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AMD Stock Alert: Why You Should Sell Advanced Micro Devices Now

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With Advanced Micro Devices‘ (NASDAQ:AMD) competition getting steeper on multiple fronts and the valuation of AMD stock rather elevated, I recommend selling the shares at this point. Also likely to weigh on the stock going forward are China’s harsh restrictions on the use of its chips. Finally, there are multiple signs that the Street is becoming significantly less enamored with the name. Given these points, I recommend that investors sell AMD stock at this point.

Tougher Competition From Intel

There are indications that AMD’s days of taking large amounts of market share from Intel (NASDAQ:INTC), at least in the PC market, are over.

According to well-regarded tech research firm Canalys, the shipments of laptop and desktop PCs with Intel’s chips increased 3% year-over-year in the fourth quarter. Those using AMD’s semiconductors fell 1% year-over-year. Similarly, in the mobile CPU sector, which includes the large laptop market, AMD’s share fell to 19.3% last quarter. That’s down from 20.3% in Q4, according to Mercury Research.

And although Mercury notes AMD gained share in the smaller server and desktop markets in Q1, its share of the total chip sector came in at 20%. That is meaningfully below the peak of about 24% that it reached in Q2 of 2022.

Typically tech websites comparing AMD’s chips to Intel’s usually give the nod to AMD. But interestingly, the only website actually evaluating whether PCs with Intel chips are better than PCs with AMD’s processors came out squarely in favor of Intel. Specifically, in an Apr. 15 report, Windows Central named the top AI PCs in six different categories. Five out of the six winners utilize Intel’s chips. And of course, most consumers and businesses buy PCs with chips in them, rather than buying chips separately and installing them into PCs.

Intel CEO Pat Gelsinger also said last month that its customers keep asking for more of its AI PCs chips and it is “racing to catch up” with their orders. I believe this news indicates Intel’s share of the AI PC market is much bigger than its share of the conventional PC market. If my hypothesis is correct, AMD’s overall PC chip sales will probably take a big hit over the longer term.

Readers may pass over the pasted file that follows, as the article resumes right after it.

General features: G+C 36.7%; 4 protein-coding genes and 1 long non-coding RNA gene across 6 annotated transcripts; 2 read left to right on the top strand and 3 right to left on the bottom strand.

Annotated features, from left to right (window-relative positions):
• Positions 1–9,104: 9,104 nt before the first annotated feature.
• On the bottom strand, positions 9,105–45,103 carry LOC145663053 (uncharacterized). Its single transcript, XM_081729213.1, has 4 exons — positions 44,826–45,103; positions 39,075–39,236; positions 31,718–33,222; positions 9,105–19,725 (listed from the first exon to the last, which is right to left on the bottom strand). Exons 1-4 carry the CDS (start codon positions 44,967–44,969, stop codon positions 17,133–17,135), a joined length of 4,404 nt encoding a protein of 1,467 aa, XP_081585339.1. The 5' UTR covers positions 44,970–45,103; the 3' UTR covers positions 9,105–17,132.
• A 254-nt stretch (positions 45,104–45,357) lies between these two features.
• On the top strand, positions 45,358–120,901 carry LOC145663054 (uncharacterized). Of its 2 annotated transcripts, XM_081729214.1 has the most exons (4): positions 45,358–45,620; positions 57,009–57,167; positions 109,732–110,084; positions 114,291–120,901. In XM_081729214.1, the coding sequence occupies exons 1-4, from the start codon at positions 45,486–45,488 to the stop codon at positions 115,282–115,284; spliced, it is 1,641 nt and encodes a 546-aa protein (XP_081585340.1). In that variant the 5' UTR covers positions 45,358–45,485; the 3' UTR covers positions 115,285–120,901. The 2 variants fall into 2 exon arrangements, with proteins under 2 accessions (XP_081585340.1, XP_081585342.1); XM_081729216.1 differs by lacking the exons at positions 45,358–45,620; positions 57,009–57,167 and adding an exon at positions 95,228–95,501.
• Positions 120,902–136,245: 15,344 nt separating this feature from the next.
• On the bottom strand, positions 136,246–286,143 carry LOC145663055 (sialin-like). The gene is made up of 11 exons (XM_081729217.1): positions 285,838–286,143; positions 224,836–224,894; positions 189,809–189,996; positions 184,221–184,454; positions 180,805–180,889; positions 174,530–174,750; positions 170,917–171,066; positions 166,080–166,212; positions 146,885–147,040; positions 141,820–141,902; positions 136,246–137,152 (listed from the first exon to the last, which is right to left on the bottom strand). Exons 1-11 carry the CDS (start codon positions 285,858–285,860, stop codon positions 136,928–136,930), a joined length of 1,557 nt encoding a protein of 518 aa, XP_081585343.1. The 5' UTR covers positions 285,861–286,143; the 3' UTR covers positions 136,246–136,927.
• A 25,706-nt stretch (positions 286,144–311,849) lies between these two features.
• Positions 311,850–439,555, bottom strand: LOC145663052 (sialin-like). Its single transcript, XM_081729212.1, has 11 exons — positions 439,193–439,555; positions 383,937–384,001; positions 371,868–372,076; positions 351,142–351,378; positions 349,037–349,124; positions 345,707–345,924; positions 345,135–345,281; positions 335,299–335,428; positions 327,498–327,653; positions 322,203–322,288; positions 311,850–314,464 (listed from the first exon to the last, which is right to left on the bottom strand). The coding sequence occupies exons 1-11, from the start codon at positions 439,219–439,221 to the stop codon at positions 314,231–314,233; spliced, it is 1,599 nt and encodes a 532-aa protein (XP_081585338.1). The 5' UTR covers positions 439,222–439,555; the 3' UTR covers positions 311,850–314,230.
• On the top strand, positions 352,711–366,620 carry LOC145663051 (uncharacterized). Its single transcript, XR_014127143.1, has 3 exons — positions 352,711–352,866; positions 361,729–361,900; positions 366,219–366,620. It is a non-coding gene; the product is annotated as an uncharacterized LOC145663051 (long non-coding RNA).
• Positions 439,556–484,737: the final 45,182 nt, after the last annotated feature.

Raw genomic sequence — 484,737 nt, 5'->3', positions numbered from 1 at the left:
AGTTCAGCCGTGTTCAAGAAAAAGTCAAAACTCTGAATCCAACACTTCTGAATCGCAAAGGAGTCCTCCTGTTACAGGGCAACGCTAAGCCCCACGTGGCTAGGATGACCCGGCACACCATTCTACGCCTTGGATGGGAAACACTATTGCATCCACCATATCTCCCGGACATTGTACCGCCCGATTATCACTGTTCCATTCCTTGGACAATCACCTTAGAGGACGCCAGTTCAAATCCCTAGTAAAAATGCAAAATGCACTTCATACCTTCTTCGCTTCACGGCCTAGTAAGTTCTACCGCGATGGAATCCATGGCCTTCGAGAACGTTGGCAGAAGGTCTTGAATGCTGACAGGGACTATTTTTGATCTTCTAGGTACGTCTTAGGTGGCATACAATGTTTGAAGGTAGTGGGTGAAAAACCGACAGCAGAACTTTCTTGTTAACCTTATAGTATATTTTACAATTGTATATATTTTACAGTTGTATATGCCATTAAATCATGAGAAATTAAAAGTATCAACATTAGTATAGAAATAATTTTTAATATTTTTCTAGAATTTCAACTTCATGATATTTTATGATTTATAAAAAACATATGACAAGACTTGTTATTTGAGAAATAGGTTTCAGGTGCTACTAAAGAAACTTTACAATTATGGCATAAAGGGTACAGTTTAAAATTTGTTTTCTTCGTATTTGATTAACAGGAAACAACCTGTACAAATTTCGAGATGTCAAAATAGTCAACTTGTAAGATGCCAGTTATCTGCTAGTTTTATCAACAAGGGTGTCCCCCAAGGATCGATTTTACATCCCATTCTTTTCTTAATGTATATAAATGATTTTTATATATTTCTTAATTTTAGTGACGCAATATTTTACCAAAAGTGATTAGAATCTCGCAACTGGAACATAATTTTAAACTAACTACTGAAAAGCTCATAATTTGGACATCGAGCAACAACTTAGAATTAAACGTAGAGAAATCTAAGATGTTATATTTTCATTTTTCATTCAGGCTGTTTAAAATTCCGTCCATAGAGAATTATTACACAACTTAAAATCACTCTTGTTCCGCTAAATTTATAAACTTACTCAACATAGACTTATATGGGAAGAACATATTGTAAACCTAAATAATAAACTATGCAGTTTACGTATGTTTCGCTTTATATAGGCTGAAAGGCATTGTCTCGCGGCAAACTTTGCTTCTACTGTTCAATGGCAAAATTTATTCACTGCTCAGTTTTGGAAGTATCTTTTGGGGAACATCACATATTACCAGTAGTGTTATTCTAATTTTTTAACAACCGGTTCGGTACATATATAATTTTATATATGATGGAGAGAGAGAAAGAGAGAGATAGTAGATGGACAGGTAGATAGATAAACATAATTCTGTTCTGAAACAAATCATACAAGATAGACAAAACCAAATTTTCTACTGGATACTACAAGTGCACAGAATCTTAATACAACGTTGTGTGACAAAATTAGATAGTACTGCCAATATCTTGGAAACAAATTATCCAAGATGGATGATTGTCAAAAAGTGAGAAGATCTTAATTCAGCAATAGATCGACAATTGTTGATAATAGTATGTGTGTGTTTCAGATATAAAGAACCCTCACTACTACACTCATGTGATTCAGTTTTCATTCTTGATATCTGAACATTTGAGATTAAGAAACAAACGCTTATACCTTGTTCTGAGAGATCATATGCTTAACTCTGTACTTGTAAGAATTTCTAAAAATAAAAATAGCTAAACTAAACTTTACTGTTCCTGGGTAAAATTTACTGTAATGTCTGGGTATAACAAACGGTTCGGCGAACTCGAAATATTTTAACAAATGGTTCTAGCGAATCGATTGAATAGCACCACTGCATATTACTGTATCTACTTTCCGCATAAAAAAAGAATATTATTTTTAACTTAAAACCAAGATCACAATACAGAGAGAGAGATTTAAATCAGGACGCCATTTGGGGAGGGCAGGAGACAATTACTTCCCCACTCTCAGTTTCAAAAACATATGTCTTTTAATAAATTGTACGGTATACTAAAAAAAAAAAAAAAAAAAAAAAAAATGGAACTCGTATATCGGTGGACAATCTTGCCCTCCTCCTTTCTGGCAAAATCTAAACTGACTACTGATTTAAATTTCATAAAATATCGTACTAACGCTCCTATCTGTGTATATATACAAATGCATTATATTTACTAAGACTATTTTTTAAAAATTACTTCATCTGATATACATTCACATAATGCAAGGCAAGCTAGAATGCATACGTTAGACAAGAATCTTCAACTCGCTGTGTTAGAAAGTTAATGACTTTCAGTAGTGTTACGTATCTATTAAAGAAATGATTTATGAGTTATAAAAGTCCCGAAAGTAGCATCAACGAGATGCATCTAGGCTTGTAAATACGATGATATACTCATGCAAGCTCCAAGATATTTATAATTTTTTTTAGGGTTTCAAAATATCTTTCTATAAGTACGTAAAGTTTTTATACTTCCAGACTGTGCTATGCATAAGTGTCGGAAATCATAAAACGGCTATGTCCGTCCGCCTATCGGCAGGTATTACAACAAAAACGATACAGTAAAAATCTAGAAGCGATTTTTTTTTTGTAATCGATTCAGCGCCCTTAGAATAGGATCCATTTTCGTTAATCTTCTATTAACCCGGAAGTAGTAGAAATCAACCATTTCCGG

Big Cloud Competition and China Worries

Many investors and stock pundits are expecting AMD’s AI GPU chip, the MI300, to generate large, rapidly growing revenue and profits for the firm. But AMD has to take on Nvidia‘s (NASDAQ:NVDA) top-notch AI chips and Intel’s upcoming Gaudi 3 AI chip which reportedly offers good value for the money. And AMD now has to also compete with a few of the large cloud players that are starting to launch their own AI chip. Specifically, Amazon (NASDAQ:AMZN), Alphabet (NASDAQ:GOOG, NASDAQ:GOOGL) and Microsoft (NASDAQ:MSFT) are all in the latter category.

Meanwhile, AMD’s revenue from China is likely to take a big hit over the longer term, as Beijing gave its telecom companies until 2027 to stop using chips made by both Intel and AMD. The Chinese government also intends to stop using the American companies’ chips. According to The Wall Street Journal, 15% of AMD’s sales were derived from China last year.

On the valuation front, AMD has a high forward price-to-earnings ratio of 43.9 times and an even more elevated enterprise value-to-EBITDA ratio of 59 times.

The Street Could Be Falling Out of Love With AMD

There are multiple indications that the Street is becoming less enamored with the name. First, the shares are down about 28% since peaking on Mar. 7, and they have fallen about 4% since AMD reported Q1 results that were roughly in line with analysts’ average outlook. Secondly, several banks have cut their price target on the shares in recent weeks. For example, on April 29, Susquehanna cut its price target on AMD stock to $185, citing weakness in the PC market. And Mizuho trimmed its price target to $215 in the wake of the company’s Q1 report. However, both banks kept “buy” ratings on the shares.

Finally, AMD has a dismal E Accumulation/Distribution rating from Investor’s Business Daily, suggesting that institutional investors have not been accumulating many of the shares in the last 13 weeks.

On the date of publication, Larry Ramer held long positions in INTC and AMZN. The opinions expressed in this article are those of the writer, subject to the InvestorPlace.com Publishing Guidelines.   

Larry Ramer has conducted research and written articles on U.S. stocks for 15 years. He has been employed by The Fly and Israel’s largest business newspaper, Globes. Larry began writing columns for InvestorPlace in 2015. Among his highly successful, contrarian picks have been SMCI, INTC, and MGM. You can reach him on Stocktwits at @larryramer.

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